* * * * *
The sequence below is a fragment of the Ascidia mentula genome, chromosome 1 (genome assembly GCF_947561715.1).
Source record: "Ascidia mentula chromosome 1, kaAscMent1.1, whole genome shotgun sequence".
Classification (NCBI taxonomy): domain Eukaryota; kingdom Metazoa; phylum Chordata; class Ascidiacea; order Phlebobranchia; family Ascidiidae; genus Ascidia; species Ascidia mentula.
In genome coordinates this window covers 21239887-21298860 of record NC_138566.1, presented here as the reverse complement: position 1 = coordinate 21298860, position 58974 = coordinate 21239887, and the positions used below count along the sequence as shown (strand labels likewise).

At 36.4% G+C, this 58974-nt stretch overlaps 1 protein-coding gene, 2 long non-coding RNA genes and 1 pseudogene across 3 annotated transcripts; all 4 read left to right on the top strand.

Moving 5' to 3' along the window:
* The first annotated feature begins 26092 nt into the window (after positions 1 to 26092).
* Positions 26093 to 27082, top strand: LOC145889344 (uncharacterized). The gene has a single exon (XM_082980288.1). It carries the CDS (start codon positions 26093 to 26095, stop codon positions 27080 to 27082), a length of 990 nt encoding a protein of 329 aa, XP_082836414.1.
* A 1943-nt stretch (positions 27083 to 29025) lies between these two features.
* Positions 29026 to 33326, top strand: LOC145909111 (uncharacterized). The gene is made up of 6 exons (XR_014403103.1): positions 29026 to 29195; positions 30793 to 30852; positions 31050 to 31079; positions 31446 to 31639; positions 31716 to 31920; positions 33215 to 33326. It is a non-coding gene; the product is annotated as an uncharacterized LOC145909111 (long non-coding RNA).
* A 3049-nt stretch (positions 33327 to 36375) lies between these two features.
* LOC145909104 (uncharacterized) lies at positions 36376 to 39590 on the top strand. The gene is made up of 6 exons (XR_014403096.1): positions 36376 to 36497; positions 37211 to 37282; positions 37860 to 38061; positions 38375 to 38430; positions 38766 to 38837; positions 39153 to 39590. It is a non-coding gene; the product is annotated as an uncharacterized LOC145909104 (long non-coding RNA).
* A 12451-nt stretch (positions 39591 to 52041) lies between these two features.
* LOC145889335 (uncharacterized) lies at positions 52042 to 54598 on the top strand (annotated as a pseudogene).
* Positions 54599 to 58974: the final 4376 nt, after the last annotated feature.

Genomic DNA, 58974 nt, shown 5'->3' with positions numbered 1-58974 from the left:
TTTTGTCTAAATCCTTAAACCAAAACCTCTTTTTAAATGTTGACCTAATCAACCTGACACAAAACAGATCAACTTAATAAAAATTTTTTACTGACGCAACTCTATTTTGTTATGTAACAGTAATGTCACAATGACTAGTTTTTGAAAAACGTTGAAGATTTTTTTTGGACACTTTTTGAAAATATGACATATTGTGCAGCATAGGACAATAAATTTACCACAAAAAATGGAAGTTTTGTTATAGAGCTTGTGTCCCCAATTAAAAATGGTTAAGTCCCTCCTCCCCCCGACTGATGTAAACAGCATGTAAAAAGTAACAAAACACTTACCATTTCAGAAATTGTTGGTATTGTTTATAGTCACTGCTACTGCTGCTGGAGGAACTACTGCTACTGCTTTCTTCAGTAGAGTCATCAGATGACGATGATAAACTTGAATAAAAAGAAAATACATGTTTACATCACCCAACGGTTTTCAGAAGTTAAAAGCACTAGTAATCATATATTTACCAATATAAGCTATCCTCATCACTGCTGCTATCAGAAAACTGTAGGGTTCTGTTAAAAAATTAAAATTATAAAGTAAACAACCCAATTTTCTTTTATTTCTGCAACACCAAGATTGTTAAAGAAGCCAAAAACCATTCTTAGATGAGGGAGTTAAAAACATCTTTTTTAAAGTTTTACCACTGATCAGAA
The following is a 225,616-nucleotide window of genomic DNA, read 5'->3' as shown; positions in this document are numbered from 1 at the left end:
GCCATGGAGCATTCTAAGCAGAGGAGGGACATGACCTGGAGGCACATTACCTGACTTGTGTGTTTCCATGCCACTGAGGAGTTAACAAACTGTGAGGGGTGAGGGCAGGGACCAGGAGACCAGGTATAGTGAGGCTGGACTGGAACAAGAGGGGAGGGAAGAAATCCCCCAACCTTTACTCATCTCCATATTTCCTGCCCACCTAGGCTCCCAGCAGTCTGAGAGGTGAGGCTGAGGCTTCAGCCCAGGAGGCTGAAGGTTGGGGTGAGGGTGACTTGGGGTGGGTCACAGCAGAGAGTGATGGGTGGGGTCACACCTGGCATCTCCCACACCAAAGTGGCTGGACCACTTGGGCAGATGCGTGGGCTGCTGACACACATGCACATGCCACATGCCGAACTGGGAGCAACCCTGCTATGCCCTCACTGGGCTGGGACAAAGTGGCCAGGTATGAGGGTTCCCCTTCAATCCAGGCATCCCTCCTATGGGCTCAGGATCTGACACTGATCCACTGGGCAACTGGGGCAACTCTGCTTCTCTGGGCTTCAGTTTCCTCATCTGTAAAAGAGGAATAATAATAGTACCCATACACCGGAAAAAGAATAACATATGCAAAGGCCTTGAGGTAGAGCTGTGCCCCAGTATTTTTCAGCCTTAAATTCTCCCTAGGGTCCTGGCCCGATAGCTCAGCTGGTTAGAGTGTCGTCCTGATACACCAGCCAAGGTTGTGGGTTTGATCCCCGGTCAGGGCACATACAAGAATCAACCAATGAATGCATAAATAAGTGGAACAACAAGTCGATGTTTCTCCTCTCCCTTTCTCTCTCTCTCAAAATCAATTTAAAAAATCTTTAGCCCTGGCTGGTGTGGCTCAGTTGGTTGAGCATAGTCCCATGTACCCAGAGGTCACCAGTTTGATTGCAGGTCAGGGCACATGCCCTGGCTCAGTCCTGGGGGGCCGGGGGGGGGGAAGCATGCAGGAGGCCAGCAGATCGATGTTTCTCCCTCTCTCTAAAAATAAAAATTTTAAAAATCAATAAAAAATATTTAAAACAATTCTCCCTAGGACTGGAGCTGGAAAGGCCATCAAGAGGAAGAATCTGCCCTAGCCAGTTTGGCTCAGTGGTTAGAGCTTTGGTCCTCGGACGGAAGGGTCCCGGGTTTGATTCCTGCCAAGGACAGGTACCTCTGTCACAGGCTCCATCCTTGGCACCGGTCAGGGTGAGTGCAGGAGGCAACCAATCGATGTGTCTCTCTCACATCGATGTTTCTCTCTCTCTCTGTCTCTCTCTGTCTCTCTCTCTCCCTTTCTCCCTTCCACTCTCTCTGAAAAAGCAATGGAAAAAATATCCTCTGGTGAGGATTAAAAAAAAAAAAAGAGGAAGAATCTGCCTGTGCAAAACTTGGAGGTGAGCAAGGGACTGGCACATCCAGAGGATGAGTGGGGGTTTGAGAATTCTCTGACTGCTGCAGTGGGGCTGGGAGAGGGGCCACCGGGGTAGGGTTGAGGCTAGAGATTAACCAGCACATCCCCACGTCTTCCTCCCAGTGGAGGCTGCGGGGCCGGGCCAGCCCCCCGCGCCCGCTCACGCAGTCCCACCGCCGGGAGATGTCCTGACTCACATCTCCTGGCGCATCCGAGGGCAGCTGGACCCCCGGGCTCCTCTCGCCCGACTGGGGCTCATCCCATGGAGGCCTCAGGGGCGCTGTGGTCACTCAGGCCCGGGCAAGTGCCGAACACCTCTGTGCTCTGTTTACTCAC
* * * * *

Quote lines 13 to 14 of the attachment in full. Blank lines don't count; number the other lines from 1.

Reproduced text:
* A 12451-nt stretch (positions 39591 to 52041) lies between these two features.
* LOC145889335 (uncharacterized) lies at positions 52042 to 54598 on the top strand (annotated as a pseudogene).